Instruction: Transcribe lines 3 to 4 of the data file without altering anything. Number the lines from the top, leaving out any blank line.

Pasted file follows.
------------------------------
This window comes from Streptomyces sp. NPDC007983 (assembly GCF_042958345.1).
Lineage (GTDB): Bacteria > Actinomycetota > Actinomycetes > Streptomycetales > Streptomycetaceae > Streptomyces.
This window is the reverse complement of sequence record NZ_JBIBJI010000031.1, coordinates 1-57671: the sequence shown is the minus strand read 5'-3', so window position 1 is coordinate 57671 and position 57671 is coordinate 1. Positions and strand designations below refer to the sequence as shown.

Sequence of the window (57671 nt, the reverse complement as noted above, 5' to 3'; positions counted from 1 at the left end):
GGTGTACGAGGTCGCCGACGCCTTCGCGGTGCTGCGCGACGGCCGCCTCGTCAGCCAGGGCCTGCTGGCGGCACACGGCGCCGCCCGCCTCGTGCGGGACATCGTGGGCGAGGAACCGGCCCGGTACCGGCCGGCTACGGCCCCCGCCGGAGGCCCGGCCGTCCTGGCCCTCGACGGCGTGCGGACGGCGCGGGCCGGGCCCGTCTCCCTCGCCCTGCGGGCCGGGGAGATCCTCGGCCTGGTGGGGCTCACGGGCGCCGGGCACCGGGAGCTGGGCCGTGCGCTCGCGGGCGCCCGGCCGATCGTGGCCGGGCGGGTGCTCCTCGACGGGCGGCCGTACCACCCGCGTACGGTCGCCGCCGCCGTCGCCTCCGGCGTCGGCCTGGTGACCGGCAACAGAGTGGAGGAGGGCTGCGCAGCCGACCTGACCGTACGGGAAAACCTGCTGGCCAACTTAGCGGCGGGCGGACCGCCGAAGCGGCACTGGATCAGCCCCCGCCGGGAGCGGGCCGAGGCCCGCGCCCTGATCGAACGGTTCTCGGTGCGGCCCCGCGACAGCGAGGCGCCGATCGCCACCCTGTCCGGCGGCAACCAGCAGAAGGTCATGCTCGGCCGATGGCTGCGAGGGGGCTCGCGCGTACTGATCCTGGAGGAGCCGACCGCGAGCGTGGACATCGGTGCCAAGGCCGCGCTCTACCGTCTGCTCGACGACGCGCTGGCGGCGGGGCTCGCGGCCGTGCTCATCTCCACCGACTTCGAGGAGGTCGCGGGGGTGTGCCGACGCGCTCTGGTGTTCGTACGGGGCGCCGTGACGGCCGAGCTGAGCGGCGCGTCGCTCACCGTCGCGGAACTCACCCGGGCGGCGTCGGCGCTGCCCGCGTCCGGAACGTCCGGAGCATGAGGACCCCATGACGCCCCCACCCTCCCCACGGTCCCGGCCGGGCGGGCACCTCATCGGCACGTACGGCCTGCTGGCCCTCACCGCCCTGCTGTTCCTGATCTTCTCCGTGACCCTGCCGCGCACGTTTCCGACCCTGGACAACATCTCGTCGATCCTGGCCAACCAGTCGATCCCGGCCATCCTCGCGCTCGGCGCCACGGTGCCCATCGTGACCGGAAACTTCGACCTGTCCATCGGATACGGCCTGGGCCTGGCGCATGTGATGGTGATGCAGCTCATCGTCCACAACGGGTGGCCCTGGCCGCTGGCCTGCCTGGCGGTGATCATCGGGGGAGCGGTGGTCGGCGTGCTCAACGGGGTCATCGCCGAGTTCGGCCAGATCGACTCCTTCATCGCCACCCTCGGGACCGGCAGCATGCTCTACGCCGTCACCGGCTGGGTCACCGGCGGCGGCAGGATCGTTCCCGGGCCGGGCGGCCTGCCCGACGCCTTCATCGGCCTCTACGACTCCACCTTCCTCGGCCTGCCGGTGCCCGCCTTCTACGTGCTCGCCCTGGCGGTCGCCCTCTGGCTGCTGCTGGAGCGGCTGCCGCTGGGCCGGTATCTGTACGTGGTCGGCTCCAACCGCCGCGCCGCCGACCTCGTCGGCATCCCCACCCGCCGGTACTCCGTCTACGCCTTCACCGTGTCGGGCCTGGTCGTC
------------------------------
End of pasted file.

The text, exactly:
This window is the reverse complement of sequence record NZ_JBIBJI010000031.1, coordinates 1-57671: the sequence shown is the minus strand read 5'-3', so window position 1 is coordinate 57671 and position 57671 is coordinate 1. Positions and strand designations below refer to the sequence as shown.

Sequence of the window (57671 nt, the reverse complement as noted above, 5' to 3'; positions counted from 1 at the left end):